After a drab 120 minutes of action at Wembley, with Huddersfield locking horns with Reading in the Championship playoff final, David Wagner's men held their nerve to run out 4-3 winners on penalties and book a top flight spot.
"I'm so emotional. To say I've been supporting this club since 1969, to be a Premier League team now - dreams come true", Hoyle told Sky Sports.
The German, who had a budget of less than £12m to work with this season, said: "By the way, Ian Holloway, all the best for next season". I know a lot of the pundits wrote us off at the start of the season.
"I have a contract and I'm very happy here", said the Dutchman.
The Terriers had not actually won a game or score a goal of their own during their play-off run, and they also became the first team in Football League history to win promotion with a negative goal difference.
Michael Hefele missed his first penalty but Ward thwarted Liam Kelly and Liam Moore, in between Mooy's successful kick, to put the Terriers a kick away from promotion, with Christopher Schindler duly obliging.
"I said to the players before the playoffs that they are heroes - because of finishing fifth in the league and playing an unbelievable season", he said. I need some time to get my head around it.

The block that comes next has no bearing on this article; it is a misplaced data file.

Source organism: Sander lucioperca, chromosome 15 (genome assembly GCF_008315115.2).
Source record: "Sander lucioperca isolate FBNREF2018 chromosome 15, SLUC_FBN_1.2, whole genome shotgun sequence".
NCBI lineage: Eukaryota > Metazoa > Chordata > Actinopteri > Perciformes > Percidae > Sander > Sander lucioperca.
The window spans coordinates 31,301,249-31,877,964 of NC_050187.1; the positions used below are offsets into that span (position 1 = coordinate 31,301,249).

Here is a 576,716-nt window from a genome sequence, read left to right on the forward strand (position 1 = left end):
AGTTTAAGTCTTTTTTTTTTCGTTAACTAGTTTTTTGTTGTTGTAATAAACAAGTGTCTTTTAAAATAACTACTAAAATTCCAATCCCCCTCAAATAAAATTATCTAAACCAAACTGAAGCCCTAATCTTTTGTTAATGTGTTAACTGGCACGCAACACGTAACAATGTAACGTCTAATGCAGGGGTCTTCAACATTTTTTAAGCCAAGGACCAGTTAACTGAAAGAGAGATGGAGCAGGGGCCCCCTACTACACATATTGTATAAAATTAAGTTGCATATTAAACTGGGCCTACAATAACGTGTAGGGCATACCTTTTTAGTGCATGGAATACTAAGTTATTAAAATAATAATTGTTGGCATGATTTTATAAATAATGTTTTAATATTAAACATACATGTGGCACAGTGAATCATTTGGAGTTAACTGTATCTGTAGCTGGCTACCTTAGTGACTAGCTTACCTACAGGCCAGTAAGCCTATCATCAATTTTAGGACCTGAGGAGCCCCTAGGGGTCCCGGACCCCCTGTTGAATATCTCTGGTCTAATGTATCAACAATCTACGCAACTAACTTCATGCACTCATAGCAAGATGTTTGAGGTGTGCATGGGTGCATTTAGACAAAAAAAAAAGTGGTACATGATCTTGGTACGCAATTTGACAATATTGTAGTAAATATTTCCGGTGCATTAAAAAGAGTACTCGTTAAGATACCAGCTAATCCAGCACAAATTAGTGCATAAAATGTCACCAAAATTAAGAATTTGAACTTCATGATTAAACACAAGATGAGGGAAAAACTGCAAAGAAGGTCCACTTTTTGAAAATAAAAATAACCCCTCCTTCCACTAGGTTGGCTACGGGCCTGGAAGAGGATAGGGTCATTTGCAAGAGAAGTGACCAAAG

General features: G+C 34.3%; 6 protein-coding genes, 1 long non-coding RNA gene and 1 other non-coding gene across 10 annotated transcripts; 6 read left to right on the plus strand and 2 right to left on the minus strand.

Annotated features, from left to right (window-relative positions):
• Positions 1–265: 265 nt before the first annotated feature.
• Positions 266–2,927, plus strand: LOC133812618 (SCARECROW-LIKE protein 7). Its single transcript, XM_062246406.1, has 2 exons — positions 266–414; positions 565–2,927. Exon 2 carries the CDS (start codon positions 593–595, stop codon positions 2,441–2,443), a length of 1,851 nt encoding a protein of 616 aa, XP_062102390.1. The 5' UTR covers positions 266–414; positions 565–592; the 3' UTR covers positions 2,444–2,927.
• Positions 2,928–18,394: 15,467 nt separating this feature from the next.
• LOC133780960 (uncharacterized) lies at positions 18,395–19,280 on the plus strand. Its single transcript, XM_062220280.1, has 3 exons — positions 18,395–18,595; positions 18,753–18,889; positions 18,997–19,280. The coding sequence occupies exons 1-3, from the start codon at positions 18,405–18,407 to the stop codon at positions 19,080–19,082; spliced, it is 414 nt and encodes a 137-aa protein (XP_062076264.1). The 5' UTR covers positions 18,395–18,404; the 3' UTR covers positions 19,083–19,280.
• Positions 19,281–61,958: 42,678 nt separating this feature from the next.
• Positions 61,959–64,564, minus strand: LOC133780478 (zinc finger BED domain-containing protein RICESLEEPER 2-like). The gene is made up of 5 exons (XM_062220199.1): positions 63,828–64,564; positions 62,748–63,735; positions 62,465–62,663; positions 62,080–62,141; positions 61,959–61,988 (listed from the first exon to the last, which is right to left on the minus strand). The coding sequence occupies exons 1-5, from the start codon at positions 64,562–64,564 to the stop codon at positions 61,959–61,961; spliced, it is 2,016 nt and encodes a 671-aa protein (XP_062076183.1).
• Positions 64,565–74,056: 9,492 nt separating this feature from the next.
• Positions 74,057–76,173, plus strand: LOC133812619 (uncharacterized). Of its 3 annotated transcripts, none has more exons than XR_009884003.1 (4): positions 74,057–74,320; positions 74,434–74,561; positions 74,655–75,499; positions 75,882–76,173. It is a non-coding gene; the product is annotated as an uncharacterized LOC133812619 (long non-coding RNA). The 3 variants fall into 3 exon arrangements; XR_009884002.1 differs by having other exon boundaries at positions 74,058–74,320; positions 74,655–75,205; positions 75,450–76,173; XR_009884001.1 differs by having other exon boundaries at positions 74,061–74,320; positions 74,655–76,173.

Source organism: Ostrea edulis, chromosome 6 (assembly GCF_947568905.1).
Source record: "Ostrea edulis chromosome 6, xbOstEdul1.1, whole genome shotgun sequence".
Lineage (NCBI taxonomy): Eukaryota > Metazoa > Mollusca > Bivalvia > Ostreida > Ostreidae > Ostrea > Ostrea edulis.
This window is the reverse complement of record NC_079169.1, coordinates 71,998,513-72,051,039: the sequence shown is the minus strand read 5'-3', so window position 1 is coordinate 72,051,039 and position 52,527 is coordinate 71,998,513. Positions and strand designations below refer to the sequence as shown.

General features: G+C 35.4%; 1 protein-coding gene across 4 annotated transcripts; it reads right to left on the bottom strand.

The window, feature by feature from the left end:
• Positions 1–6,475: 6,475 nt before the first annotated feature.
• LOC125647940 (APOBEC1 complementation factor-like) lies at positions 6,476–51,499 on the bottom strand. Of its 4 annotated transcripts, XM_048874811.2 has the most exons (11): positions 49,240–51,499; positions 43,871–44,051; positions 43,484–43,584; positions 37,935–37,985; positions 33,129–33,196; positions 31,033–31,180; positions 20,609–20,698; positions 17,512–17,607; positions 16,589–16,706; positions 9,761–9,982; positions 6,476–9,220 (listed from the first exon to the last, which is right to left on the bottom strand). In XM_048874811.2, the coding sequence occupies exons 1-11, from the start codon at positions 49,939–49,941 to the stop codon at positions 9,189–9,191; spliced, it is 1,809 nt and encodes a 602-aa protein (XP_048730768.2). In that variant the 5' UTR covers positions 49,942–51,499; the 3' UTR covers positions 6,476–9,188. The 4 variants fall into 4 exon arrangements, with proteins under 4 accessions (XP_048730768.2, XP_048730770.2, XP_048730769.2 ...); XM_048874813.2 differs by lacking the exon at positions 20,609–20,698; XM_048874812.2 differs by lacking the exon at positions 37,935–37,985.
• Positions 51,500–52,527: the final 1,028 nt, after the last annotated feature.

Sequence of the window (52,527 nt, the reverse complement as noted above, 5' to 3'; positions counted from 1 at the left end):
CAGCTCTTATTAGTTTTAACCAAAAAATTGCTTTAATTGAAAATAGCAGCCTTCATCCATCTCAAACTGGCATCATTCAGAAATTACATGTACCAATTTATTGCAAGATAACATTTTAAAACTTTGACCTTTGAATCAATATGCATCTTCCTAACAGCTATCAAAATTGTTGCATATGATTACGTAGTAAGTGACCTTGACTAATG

Little did he know that three months later he would be a Wembley victor as City won the League Two play-off final over Northampton, in a game in which he scored.
"Of course I thought we were able to get more than fighting for relegation. He's a pal but it doesn't meant it won't be insane on the touchline".
"What we achieved this season is great, but in a final it doesn't matter how you play, the result is the most important thing", said the Dutchman.
Reading finished third in the table, two places and four points above Huddersfield, but it was Wagner's side who made all the running in the early stages. We have been working for 11 months - its hard but that's how it goes.